GeForce 9800 GX2 architecture
Despite the new nomenclature, there isn't a lot of technology in the GeForce 9800 GX2 that we haven't seen in other recent Nvidia products. If anything, it's more of an amalgamation of technologies that we've already seen in the past.
The GeForce 9800 GX2 has gone back to the brute force methods Nvidia used to retain the performance crown when it launched the GeForce 7950 GX2 and it's based on a couple of 65nm G92-450 chips, meaning there is a total of 1,508 million (1.508 billion) transistors or 754 million per GPU.
We're not going to go into massive amounts of detail on the GPU architecture, because it's ground we've covered a lot in the past and it should be a very familiar design if you're a technology follower. If you're not sure what's going on here, please check out our original G80 architecture review
along with our GeForce 8800 GT
and GeForce 8800 GTS 512MB reviews
, as they both utilise the G92 graphics chip.
Each of the G92-450 GPUs features the full 128 stream processors (split into eight shader clusters) clocked at 1,500MHz and every shader cluster has eight texture units for both addressing and filtering. Like past GPUs derived from the G80 architecture, the texture units are clocked at the 'Core Clock', just like the instruction dispatch and ROPs. In the case of the GeForce 9800 GX2, this is set at 600MHz.
G92-450 and BR04-300 -- Click to enlarge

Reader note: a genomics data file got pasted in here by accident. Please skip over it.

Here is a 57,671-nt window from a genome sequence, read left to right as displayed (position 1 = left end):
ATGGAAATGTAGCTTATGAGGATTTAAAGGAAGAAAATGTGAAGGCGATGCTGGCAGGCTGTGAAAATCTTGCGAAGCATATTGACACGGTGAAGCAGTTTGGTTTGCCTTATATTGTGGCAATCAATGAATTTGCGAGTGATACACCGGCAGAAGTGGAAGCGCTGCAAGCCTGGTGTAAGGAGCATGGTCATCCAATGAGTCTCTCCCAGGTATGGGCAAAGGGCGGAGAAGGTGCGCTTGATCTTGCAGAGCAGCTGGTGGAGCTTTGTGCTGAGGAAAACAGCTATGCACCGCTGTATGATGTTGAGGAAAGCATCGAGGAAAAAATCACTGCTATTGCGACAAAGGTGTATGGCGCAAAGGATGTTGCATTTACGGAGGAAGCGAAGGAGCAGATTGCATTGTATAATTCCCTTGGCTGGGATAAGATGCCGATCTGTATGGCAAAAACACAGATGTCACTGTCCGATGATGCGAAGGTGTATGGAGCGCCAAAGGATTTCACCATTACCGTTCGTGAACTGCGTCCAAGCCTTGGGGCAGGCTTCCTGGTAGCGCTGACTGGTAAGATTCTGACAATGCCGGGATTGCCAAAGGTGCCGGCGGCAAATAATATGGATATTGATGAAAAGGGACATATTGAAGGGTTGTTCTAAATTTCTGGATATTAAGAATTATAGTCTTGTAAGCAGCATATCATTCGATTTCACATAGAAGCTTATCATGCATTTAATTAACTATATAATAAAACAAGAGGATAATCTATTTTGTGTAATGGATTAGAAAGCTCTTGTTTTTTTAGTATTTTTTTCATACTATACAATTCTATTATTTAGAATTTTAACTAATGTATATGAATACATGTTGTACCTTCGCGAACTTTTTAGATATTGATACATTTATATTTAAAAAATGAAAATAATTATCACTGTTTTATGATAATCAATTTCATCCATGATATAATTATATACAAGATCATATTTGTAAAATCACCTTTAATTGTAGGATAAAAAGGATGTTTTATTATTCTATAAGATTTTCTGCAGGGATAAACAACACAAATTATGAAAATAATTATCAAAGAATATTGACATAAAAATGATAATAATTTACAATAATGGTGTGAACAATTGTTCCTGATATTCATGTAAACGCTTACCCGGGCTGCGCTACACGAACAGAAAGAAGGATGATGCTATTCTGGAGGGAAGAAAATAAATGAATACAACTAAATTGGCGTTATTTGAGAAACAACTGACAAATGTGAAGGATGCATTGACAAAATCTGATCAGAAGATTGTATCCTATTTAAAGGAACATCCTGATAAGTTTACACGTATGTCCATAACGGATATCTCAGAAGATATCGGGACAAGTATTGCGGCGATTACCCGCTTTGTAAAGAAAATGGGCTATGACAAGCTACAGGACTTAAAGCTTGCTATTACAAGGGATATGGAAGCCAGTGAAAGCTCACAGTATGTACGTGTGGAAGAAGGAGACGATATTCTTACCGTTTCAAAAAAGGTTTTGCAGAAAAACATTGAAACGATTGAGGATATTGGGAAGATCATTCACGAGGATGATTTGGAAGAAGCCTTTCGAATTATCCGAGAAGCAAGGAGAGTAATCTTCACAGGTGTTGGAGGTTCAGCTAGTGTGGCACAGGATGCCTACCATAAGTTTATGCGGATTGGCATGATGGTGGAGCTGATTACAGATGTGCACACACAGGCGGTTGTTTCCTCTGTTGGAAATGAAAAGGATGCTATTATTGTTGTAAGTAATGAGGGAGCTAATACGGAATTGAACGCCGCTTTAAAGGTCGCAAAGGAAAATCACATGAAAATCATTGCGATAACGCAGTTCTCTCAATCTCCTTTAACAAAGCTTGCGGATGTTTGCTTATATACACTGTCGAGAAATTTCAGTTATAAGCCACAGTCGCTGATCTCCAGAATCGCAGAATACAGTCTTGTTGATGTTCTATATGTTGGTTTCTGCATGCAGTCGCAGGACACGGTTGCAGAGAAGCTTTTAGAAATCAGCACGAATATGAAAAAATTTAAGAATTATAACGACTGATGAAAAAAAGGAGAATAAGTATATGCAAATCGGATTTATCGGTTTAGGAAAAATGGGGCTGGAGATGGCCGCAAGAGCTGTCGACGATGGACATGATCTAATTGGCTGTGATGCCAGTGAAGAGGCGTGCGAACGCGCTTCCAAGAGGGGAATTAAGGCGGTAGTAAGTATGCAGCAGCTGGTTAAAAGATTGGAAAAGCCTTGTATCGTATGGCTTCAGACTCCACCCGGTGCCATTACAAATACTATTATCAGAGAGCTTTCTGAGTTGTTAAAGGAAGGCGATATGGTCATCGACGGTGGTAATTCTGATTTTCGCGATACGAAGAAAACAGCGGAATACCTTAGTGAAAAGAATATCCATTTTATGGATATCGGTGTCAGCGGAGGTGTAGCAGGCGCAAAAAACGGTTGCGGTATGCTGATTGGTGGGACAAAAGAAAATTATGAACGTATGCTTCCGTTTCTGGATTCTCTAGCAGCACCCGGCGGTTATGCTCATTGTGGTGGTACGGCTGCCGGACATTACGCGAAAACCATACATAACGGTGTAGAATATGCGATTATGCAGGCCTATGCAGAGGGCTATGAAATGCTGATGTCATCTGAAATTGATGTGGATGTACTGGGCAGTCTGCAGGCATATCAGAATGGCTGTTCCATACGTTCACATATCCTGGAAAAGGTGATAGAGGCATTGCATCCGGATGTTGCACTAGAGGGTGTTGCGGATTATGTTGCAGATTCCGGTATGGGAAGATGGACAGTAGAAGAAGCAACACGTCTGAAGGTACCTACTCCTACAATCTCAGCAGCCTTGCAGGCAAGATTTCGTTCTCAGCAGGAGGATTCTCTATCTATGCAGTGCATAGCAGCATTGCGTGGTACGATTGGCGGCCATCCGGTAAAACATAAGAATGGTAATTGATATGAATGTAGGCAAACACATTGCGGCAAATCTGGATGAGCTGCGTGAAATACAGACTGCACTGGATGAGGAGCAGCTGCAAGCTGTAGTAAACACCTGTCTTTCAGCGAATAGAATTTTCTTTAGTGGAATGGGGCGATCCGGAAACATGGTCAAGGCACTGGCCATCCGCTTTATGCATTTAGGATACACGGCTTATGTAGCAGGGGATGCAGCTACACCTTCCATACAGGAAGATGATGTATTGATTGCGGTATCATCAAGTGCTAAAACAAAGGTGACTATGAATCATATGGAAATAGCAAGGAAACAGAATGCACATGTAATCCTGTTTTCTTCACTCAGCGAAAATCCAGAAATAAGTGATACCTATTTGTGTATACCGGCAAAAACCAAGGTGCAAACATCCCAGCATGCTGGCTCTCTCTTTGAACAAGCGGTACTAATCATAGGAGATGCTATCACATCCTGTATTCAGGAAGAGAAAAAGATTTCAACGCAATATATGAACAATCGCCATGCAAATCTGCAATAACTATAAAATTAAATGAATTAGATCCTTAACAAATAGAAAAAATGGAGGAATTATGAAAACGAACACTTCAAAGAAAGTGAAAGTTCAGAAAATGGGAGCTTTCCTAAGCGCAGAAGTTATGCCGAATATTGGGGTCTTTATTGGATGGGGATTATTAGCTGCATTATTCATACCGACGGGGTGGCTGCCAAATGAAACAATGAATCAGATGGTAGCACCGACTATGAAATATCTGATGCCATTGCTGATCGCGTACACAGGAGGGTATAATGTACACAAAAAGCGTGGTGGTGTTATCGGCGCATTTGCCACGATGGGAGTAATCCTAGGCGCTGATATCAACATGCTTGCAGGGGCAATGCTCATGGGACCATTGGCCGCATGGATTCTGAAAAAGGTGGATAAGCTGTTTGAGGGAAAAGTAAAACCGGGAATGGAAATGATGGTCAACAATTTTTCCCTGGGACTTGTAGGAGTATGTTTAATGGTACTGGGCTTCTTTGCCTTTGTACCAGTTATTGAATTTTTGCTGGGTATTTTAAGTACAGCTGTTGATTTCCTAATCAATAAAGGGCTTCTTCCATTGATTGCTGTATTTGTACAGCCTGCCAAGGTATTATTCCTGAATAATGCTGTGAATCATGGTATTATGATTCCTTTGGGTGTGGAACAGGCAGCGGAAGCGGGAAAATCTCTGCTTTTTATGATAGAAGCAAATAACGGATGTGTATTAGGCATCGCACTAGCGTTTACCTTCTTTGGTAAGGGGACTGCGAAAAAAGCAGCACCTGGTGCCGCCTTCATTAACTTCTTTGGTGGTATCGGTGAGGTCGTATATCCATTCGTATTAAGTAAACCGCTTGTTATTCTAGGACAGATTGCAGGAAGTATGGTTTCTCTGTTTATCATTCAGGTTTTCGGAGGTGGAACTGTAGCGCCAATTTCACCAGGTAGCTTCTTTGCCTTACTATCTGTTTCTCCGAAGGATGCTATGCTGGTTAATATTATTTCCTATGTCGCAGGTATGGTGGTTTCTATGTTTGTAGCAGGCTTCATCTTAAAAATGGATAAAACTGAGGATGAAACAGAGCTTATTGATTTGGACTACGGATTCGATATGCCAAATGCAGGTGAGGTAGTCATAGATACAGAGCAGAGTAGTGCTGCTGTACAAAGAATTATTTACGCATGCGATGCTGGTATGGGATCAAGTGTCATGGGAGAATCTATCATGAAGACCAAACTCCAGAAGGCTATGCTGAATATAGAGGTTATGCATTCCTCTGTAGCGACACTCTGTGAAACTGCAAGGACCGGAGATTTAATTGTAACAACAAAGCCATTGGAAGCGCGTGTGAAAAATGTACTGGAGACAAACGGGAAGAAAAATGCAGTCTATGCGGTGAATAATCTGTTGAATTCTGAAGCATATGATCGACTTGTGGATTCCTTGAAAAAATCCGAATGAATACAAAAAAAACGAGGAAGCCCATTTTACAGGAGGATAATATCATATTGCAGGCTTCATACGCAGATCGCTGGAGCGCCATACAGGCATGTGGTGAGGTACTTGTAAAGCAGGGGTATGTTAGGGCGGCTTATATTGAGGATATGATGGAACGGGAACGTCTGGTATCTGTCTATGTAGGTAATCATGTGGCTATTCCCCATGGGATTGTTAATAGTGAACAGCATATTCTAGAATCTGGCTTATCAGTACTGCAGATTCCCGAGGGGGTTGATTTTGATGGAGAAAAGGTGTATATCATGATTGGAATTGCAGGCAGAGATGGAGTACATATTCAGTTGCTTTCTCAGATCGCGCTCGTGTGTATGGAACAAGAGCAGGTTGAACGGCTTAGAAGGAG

While we're talking about clock speeds, if you follow the graphics industry quite closely, you'll probably notice that these frequencies are exactly the same as those on Nvidia's GeForce 8800 GT although, unlike that particular card, there are eight shader clusters enabled compared to the seven inside the G92-270 (GeForce 8800 GT) chip.
As a result of using the G92 graphics chip, the new compression technologies introduced with the GeForce 8800 GT are present in the GeForce 9800 GX2 as well – this helps to make better use of the memory bandwidth available. There are 16 ROPs (split into four clusters) in each GPU, making a total of 32 ROPs and eight clusters.
The data flow through Nvidia's GeForce 9800 GX2
Each of the ROP clusters has its own 64-bit memory channel connected to a pair of 64MB GDDR3 DRAMs clocked at 1,000MHz (2,000MHz effective), meaning each GPU has its own 256-bit memory interface and 512MB of video memory. The memory is clocked 200MHz higher than the memory on the GeForce 8800 GT, and it's even clocked higher than the 1,940MHz (effective) memory frequency on the G92-based GeForce 8800 GTS 512.
What all of this means that on paper, this is the fastest graphics card ever released. It has masses of shader and texturing horsepower on tap – there is a total of 76.8 GigaTexels per second of texture filtering muscle, 768 GigaFLOPS of shader horsepower and a fill rate of 19,200 mega pixels per second. That's pretty impressive, even if it is as a result of combining a pair of GPUs in a single PCI-Express slot to improve performance.